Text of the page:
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Re: [Caml-list] Polymorphic Variants and Number Parameterized Typ es
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Date: -- (:)
From: Francois Pottier <francois.pottier@i...>
Subject: Re: [Caml-list] Modules and typing

Hi,

On Tue, Apr 30, 2002 at 08:04:49PM +1000, John Max Skaller wrote:

> That works, it seems to me, because all types have the same
> size (usually a pointer) so the abstract type has enough information
> for the code generator to do the right thing.

This is correct. This problem arises not only with abstract types, but more
generally, in any programming language that has polymorphism. The most common
solutions to the data representation issue are

 + adopt a uniform representation (e.g. everything-is-a-pointer), as in O'Caml

 + require that abstract types are pointer types, as in Modula-3 (?) and, more
   recently, Cyclone

 + pass type information around at runtime, as in the TIL/ML compiler

 + adopt two representations, a uniform (boxed) one and a specialized (unboxed)
   ones, and insert coercions in your code to switch between the two, as in one
   of Xavier Leroy's papers

 + adopt specialized representations only, duplicating polymorphic functions
   if they have to be used at several types whose representations differ

As far as I can tell, you are interested in exploring the last option.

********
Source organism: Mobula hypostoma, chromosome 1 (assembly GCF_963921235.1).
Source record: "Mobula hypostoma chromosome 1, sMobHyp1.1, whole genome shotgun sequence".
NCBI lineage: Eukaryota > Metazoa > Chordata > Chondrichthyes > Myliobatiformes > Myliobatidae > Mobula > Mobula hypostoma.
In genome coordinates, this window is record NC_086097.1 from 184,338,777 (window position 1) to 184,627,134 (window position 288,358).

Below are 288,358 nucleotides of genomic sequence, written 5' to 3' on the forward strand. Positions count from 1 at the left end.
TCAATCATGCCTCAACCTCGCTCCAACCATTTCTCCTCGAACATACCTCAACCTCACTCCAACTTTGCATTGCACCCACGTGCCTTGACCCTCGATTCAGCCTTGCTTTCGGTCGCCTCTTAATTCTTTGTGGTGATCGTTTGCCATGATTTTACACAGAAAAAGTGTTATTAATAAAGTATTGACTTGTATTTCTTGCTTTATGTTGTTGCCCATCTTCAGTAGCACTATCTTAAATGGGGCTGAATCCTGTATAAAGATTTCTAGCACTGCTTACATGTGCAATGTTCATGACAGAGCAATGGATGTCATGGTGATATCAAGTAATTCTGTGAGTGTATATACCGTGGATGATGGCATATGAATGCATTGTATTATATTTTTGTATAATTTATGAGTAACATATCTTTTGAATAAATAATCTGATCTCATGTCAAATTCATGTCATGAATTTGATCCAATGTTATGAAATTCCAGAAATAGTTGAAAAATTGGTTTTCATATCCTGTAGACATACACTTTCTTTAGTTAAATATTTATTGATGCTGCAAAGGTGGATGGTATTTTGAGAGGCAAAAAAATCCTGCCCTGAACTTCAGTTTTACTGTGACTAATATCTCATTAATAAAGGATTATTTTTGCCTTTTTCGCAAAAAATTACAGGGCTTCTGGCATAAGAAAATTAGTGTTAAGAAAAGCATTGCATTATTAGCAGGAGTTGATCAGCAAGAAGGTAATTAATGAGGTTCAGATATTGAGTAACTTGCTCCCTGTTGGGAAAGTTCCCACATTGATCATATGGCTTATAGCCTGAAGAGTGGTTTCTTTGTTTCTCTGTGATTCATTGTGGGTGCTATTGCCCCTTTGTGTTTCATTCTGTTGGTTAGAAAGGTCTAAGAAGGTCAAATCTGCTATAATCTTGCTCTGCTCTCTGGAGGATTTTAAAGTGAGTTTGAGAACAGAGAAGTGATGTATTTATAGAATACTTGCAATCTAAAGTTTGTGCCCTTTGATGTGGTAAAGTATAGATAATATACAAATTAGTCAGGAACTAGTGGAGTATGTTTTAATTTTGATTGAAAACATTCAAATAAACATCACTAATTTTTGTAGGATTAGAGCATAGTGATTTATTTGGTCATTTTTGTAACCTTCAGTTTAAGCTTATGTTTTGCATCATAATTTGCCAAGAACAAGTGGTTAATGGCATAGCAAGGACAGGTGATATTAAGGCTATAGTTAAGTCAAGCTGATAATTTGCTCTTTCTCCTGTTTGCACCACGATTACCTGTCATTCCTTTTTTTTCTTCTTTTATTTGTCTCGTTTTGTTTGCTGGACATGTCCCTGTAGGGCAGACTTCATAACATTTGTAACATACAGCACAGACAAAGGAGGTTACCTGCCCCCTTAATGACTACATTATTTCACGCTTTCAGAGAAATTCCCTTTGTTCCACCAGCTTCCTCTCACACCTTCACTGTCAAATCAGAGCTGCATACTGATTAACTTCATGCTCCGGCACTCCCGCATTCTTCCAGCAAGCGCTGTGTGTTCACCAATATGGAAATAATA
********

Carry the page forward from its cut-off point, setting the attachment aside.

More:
Then, you essentially need to annotate type variables (and abstract types)
with a kind, that is, with enough information to determine its concrete
representation. A kind could be, for instance, a size (e.g. 1 or 2 words)
and a register type (integer or floating-point). Then, code that depends
on a type variable (or on an abstract type) can be compiled, provided its
kind is known. In the case of abstract types, the kind would probably need
to be mentioned in a module's interface.

In the case of polymorphic functions, it is possible to perform kind
specialization automatically, that is, a function such as

  let f x = x

can be first given a kind- and type-polymorphic specification:

  val f: forall k. forall 'a : k. 'a -> 'a

then specialized for several kinds k1, k2, etc.

  val f1 : forall 'a : k1 -> 'a
  val f2 : forall 'a : k2 -> 'a

Each of these functions can then be compiled, since the kind of 'a
determines the calling conventions for the function (e.g. which
register the parameter x is found in).

I am aware that I am not directly answering your question, but I hope
these ideas help. It seems that it's easier to reason in terms of kinds
than in terms of (abstract type, concrete type) pairs -- indeed, the
whole point of abstraction is that the concrete type is usually not
known, unless you're doing whole-program compilation.

-- 
François Pottier
Francois.Pottier@inria.fr
http://pauillac.inria.fr/~fpottier/
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